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Cambridge Network

Cambridge Network

Quantum Technologies – from discovery science to industrial applications (a Cambridge Network event)

Start date/time :  26-Jan-17: 5pm
End date/time :  26-Jan: 7pm
Venue :  The Maxwell Centre, Cavendish Laboratory, JJ Thompson Avenue, CB3 0HE
Organiser name :  Louise Rushworth
Organiser email :  louise.rushworth @
Organiser tel :  01223 760102

This talk is arranged in partnership with the University of Cambridge Maxwell Centre in what we hope to be a series of talks from leading university professors.

The talk will outline the landscape for Quantum Technologies, a ripening field where blue-skies science is enabling real life devices utilising quantum superposition and entanglement. The UK government’s recent substantial investment to this area is targeted at accelerating commercial uptake of emerging quantum-enabled technologies. Still, there are difficulties to overcome, and further development is required before quantum computers and devices can deliver their full promise. One of the oustanding issues relates to quantum light sources: for industrial compatibility they should be able to emit light (photons) of the specified wavelength, on demand and it should be possible to place such a quantum light source where design requires it to be. Until recently, however, it was only possible to either generate good quality photons, but from a random location (e.g. from self-assembled quantum dots) or from a pre-defined position, but compromising on quality. Prof. Atature will discuss his work in this field, and his recent break-through patented technology that enables reliable and controlled quantum light generation, on demand and by design where needed. He will also discuss quantum enablers for distributed secure sensing in IoT.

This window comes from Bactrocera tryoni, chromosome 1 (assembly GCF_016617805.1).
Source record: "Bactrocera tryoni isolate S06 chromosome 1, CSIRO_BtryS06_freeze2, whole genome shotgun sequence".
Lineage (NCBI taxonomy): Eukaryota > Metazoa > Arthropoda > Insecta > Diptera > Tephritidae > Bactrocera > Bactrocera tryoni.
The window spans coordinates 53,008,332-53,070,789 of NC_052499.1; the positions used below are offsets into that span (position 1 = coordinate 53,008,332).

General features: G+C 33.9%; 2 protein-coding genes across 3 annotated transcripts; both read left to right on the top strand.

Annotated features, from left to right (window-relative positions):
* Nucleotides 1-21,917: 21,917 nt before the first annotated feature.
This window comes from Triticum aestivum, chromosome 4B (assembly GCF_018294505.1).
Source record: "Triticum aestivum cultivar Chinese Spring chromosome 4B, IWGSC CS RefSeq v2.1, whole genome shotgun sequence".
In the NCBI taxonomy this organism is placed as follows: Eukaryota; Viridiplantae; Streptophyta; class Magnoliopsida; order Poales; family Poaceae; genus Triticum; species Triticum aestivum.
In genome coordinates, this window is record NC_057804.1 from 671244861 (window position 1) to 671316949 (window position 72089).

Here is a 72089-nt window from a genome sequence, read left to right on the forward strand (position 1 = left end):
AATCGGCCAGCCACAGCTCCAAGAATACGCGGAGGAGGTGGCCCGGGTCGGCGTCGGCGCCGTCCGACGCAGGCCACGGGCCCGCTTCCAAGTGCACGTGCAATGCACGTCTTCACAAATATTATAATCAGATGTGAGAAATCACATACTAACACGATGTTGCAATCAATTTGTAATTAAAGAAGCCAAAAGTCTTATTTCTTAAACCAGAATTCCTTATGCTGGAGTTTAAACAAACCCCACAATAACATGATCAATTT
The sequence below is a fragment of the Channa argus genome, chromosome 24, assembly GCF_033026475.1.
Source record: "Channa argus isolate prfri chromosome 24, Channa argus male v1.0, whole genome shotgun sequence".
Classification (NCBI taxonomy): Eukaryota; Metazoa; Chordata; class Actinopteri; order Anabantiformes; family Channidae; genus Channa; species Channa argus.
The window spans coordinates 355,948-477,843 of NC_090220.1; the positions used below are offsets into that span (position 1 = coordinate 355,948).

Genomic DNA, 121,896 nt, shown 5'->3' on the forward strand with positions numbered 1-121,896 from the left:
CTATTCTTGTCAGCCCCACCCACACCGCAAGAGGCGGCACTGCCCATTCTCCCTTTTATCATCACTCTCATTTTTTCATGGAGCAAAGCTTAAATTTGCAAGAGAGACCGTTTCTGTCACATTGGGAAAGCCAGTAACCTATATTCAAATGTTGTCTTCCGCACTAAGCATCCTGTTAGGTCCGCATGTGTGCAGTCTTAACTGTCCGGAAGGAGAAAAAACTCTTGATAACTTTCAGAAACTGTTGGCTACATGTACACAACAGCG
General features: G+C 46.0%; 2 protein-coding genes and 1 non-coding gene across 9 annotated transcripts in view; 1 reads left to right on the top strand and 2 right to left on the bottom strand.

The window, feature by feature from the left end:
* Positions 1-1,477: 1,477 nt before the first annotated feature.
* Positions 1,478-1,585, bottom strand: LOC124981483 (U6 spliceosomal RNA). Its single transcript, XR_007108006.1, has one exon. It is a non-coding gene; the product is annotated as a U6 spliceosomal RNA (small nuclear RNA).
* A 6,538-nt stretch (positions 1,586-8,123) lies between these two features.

Professor Mete Atature is a leading expert in optical control of quantum systems, working at the Cavendish Laboratory, University of Cambridge. He received his B.Sc. from Bilkent University Physics Department in Turkey. Then, he joined Quantum Imaging Laboratory at Boston University for graduate studies under the supervision of Profs. Sergienko, Saleh and Teich. During his PhD he worked on multiparameter entanglement and quantum interference using spontaneous parametric down-conversion. In 2002, he switched research interests to quantum optics with semiconductor systems. Until 2007, he was a Postdoctoral Fellow (and later Oberassistent) with Prof. Atac Imamoglu in the Quantum Photonics Group at ETH Zurich. He joined the Cavendish Laboratory in 2007 as a Lecturer and became a Professor in 2015. His research group currently focusses on solid-state quantum networks, nanoscale quantum sensors and energy-efficient novel quantum devices. He is a member of the Networked Quantum Information Technologies Hub (NQIT) and leads the Quantum Cambridge initiative.

For more details and to book please see the web link:

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Organisation:  Cambridge Network